Track Attack

Got $100K and want something fast? We give you eight bargain bullets – that promise something for everyone


THERE REALLY is no better time to be a car nut, is there? While the price of avocados seems to spiral ever skywards – at least the smashed ones on grilled linseed loaf, anyway – the real-world cost of a car keeps tumbling as performance levels keep rising.

For the 2016 iteration of Bang For Your Bucks (The Expensive End of Town), there’s a real mix of abilities and philosophies across the board, but one thing holds true across the ranks of the eight competitors in the $50K-$100K half of the game: there’s lots of car for the money from the top to the bottom of the price structure.

Of course, those less well endowed in the Bucks department are always going to fare better than one with a heftier swing attached to its door mirror, but there’s a couple of contenders this year that are almost born to do well in an annual test that’s now in its 23rd year (incidentally, that’s the same length of time since David Morley visited a barber).

At this point you might also be wondering why we’re back at Winton, the saucy old minx of track in country Victoria. Older than Campbell, Newman and Cordony all put together – or just Morley, and not by much – the 3.0km National circuit was repaved last year, and has subsequently been repatched in

The Judges

Jury & Executioners


The guy you wanted to be… drives racing cars, married Wonder Woman? He IS that guy


The man, the legend.

Still owns the fi rst pair of underpants bought with his own money


Not getting any more handsome – or better tempered – as the years add even more grey


Ed, ringmaster, style maven. Nailed the ‘GoPro in most inconvenient location ever’ look


A chap of hidden talents. Takes delight in thrashing cars to eke out the best times

The Final Three LAST MONTH: $0-$50K

In case you missed BFYB Round 1 last issue


Aussie V8 once again claimed line honours in its swansong and never failed to induce smiles. 1


Defending outright champion scored silver in class thanks to its plucky engine and dynamics. 2


As the new challenger in the group, it joined Bang days after its launch to return a podium finish.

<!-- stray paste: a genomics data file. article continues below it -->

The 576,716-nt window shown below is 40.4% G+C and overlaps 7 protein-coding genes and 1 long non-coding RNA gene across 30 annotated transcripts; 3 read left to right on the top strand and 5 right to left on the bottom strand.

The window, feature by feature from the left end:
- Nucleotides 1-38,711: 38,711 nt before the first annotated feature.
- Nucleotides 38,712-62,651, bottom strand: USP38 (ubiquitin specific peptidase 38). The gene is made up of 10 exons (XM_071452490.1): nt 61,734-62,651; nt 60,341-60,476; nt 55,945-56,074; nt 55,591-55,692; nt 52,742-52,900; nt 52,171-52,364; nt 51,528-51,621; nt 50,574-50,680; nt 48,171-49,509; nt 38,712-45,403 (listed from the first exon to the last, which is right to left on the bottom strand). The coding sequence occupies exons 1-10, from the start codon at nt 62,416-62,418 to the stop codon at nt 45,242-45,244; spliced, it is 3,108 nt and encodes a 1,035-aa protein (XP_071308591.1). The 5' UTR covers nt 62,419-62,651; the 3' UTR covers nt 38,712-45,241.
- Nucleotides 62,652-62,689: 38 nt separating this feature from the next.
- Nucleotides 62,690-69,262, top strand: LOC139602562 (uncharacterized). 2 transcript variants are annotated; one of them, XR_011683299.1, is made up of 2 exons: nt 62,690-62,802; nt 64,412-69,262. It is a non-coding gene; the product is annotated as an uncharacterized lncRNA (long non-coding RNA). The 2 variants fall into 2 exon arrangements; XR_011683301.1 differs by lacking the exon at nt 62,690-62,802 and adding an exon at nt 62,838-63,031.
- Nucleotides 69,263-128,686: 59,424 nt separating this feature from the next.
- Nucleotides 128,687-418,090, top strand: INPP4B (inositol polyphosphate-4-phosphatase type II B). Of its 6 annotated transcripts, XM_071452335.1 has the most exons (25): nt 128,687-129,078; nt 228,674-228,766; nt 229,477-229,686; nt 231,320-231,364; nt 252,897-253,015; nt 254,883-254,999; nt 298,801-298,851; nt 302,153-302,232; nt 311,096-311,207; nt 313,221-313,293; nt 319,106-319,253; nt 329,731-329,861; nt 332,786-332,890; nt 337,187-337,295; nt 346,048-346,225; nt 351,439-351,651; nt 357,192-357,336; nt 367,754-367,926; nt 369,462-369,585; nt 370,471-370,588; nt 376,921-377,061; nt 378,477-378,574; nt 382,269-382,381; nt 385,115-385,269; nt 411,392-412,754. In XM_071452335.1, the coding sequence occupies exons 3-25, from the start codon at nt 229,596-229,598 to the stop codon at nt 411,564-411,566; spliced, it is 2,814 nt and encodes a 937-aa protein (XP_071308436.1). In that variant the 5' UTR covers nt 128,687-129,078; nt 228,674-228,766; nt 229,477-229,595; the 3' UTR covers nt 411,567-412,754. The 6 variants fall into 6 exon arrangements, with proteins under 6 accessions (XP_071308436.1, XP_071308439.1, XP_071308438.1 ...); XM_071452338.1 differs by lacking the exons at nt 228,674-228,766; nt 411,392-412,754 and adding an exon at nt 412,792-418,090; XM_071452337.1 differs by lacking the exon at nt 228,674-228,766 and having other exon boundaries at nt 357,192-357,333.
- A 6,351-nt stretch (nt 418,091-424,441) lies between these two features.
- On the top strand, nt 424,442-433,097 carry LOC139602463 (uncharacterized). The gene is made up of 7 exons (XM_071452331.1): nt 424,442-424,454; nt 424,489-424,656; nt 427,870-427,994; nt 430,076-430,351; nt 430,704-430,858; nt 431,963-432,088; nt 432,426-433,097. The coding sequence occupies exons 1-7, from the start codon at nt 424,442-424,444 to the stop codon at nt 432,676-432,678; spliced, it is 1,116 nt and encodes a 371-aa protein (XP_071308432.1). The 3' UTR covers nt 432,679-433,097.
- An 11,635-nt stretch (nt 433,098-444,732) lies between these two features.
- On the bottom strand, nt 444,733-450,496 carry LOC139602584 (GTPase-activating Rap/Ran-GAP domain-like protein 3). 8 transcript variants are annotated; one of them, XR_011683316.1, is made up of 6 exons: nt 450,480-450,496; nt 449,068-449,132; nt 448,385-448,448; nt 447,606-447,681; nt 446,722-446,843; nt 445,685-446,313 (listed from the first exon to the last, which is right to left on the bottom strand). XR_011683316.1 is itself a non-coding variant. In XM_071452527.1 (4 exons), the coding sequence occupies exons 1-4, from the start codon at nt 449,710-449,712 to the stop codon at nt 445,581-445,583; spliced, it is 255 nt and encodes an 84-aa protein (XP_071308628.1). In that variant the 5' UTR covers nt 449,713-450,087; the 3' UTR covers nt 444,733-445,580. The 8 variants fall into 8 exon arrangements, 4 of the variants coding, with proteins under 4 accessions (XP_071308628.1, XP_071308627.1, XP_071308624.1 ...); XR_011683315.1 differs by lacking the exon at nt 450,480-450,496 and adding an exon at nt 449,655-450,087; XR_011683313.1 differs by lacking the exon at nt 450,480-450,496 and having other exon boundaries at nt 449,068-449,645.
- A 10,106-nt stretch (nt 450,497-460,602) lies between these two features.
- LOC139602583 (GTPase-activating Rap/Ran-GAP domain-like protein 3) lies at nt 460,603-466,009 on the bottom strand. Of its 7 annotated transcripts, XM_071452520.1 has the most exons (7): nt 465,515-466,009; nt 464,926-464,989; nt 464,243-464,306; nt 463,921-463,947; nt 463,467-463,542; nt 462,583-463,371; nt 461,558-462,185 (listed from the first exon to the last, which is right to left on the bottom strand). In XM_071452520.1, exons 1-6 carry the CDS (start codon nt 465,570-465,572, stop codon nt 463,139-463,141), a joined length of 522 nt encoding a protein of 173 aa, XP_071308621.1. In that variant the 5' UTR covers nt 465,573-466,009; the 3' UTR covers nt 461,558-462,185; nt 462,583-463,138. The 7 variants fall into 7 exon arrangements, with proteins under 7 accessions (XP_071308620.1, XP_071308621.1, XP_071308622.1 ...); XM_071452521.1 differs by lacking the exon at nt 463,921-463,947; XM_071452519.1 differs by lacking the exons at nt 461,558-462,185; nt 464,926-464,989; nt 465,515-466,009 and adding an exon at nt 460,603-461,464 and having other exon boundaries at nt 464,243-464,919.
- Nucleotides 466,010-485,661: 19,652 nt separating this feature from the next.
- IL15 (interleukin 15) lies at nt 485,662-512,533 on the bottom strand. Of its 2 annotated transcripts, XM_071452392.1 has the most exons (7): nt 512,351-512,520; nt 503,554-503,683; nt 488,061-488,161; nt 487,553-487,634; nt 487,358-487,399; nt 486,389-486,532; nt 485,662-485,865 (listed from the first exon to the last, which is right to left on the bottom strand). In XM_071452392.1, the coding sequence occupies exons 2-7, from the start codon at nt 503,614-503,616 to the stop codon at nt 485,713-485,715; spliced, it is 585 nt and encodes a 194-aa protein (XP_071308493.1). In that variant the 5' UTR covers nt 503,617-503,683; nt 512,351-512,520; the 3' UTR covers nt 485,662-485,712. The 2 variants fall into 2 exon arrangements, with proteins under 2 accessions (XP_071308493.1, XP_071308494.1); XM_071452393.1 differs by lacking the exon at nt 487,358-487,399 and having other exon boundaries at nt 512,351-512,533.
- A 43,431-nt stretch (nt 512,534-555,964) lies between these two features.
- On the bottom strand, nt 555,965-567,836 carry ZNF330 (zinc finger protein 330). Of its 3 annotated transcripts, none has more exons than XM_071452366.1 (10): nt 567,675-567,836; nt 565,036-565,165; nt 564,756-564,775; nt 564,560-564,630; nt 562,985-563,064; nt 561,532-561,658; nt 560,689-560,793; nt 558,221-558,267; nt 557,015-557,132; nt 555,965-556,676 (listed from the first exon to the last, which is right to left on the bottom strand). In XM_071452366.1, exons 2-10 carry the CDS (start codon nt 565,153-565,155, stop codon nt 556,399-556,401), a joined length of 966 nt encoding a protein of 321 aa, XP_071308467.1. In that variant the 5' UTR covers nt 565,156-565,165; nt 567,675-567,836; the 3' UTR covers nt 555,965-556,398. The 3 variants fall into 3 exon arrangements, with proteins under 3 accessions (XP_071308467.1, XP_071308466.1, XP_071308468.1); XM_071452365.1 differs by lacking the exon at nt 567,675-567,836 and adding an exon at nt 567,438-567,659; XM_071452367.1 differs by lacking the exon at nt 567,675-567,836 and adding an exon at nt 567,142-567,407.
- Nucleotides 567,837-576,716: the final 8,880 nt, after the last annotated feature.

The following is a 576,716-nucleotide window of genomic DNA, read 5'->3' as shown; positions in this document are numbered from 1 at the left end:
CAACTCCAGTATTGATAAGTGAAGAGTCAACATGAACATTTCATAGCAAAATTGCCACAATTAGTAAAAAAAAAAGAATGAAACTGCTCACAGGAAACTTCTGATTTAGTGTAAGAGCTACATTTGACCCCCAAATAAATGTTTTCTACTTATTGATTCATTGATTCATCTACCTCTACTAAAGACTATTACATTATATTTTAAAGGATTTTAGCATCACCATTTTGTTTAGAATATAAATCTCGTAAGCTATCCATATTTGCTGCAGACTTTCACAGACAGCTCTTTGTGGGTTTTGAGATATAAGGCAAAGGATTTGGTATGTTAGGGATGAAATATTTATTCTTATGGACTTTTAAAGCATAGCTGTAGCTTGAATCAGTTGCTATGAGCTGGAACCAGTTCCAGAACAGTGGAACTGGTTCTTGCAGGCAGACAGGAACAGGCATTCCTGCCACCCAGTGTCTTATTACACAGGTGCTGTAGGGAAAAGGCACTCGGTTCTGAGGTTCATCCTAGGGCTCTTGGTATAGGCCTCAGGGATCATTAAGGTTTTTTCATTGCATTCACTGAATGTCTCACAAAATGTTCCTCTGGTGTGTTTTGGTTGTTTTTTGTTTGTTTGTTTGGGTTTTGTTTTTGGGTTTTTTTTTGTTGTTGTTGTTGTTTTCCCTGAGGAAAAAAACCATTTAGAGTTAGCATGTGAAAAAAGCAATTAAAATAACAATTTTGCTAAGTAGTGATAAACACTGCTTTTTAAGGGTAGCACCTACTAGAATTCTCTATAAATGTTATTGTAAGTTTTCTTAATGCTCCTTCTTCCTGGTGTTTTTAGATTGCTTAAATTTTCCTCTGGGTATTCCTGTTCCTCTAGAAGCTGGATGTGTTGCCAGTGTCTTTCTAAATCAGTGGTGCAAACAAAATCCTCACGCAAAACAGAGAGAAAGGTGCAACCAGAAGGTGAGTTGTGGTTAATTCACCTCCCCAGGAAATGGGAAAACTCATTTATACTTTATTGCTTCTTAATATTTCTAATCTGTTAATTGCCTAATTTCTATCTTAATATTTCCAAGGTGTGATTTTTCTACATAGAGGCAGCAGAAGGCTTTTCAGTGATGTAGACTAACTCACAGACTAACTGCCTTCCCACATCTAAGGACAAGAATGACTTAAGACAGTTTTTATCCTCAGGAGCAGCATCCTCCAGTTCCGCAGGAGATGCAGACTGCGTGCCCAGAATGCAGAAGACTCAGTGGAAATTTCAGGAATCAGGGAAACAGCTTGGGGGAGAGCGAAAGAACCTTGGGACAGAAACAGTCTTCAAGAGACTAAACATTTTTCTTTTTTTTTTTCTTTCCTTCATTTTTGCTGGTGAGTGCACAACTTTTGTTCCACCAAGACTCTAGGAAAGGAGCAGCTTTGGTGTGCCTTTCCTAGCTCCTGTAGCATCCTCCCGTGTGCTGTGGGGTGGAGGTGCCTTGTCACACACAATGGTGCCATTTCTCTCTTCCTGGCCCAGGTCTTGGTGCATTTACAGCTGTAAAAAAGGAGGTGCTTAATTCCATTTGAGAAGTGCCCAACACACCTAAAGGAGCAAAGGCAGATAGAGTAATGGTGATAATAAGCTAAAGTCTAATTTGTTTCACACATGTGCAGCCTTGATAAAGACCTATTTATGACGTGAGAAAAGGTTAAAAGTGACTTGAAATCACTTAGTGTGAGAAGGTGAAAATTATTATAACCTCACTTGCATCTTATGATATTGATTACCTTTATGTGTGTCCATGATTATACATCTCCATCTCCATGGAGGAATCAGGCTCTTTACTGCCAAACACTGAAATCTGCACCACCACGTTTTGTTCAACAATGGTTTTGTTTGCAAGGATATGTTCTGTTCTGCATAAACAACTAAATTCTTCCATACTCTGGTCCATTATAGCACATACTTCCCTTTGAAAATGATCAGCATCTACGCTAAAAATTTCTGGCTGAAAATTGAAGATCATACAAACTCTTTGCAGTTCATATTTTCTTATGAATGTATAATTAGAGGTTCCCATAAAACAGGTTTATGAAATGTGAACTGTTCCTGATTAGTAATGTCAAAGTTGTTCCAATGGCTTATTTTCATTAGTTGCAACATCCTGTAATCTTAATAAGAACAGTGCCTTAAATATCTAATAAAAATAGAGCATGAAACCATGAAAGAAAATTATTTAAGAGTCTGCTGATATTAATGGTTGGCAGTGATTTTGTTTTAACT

Winton’s short, sharp nature draws out the best – and worst – from a chassis

The Bang Formula

How we weight everything Lap time (overall performance) 25% Judges’ ranking (subjective) 20% 0-400m (acceleration) 10% 0-100km/h (acceleration) 10% 100-0km/h (braking) 10% 80-120km/h (overtaking ability) 5% 400m terminal speed (power) 5% Apex speeds at T4/T10 (grip) 10% Lap maximum speed (power) 5%

The result is pure, unadulterated mathematics, time-proven equations of Bang and Buck

key areas, which adds a challenge to the approaches of several corners. Its short, sharp nature draws out the best – and worst – from a chassis, while its short straights highlight power deficiencies quick smart.

However, that’s enough background. Let’s find out what motley mass of metal has fronted up in 2017 to an uncharacteristically dry and sunny Winton to stand up and be banged? And, er, bucked? Heading the alphabetical list is the Alfa Romeo Giulia Veloce, a car with more weight around its neck than Dr Dre and Lewis Hamilton combined. The beginning of a new age of greatness, Alfa reckons of the Giulia, and this is the first time we’ve had a play with the non-Ferrari’d version of the rear-drive 3 Series/CClass rival. If any car is going to prove that Alfa is serious about making a genuine driver’s car that isn’t a QV hotrod, this is it.

Next up is Audi’s pretty S4. No RS3, you say? The sedan version, in case you’re curious, hadn’t been released in time for the contest, and it’s a similar story of bad timing for the TT RS (although its pricing keeps it well and truly benched for 2018). No matter; the S4’s all-new turbocharged V6 and all-paw drivetrain should serve it well around Winton’s tight confines.